Procrastination is when we put off a task to do something we find more enjoyable. Julie tells me she is going to lose the excess weight and will start her diet next week. Tom will get started on revision, after he’s finished his computer game, Jo will revise her CV tomorrow as she is feeling too tired right now.
We procrastinate when we sit down to do a task and then get up and make a coffee, or tidy our desk, check our emails, or do tasks which we find easier.
For Jo, procrastination is a good thing, for tasks like writing a CV (or this article) you need to be bright and alert. Start when you are a bit tired and it will take twice as long and not be as good. This is delay for a good reason, but we can’t let this be our main approach to tasks.
When something is unpleasant it can often be a good idea to get on with it right away and to give ourselves a reward once we complete. Sit down and focus and get the coffee afterwards.
Knowing you can procrastinate is a great first step, it gets you ready to take action to improve. Let’s look at some of the key things you can do to overcome procrastination.
- Plan your day the day before so you know what is essential to do when you arrive at work bright and alert. This should help you to stop doing the low priority tasks on arrival such as looking at emails. Make it a habit to focus on something important first thing.
- Understand why you procrastinate. It’s not always because a task is unpleasant, sometimes it is complicated and you aren’t sure where to start, or you need to have a lot of material available and you can’t find it. It helps to break a task down and get prepared before you start. What works for me is to clear my desk, to only have what I need within sight, everything else is in a drawer or cupboard, and I’ve got everything ready that I may need to refer to. Think of it like cooking and having all your ingredients weighed out and on the table.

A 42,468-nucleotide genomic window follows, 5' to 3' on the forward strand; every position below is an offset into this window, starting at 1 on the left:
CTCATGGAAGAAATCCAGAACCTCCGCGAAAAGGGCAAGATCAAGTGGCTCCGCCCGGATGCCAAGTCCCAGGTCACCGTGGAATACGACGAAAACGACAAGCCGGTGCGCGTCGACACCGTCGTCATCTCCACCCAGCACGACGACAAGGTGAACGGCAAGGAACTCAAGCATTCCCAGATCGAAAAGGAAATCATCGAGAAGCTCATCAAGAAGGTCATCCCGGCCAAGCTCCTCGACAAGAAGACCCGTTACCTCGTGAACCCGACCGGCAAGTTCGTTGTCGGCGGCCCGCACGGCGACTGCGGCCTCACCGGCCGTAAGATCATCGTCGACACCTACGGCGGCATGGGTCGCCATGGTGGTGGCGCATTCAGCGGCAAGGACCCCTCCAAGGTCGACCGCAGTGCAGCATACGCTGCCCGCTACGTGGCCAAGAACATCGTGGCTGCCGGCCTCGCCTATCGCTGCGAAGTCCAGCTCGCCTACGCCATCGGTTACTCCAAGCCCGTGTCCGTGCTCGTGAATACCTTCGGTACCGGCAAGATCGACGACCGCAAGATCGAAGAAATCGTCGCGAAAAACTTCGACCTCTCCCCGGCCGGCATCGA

- Be accountable to someone. Telling someone you will lose 7 pounds in a month, or finish the report by Friday helps, even better is to give them a regular progress report. But you can do this yourself, you can log your progress.
- Think of the pain of not completing the task – what will your boss say if the task isn’t completed, how will you feel at the party/wedding if the dress you plan to wear is still tight etc.
- Plan a reward, it doesn’t have to be food, but something that you would enjoy doing, perhaps it is reading the right hand side bar on the Daily Mail website!
The best way to beat procrastination is to plan your ‘must do’ tasks the day before, then the next day avoid distractions. Move to a quiet room, switch off all technological tools and don’t check emails till your urgent tasks are completed. Don’t focus on perfection, once you complete you can edit, but you can’t edit nothing.
Denise Taylor, chartered psychologist and award winning career coach. Denise is the author of Find Work at 50+. Cutting-edge innovative careers coaching. Read more at www.amazingpeople.co.uk/hello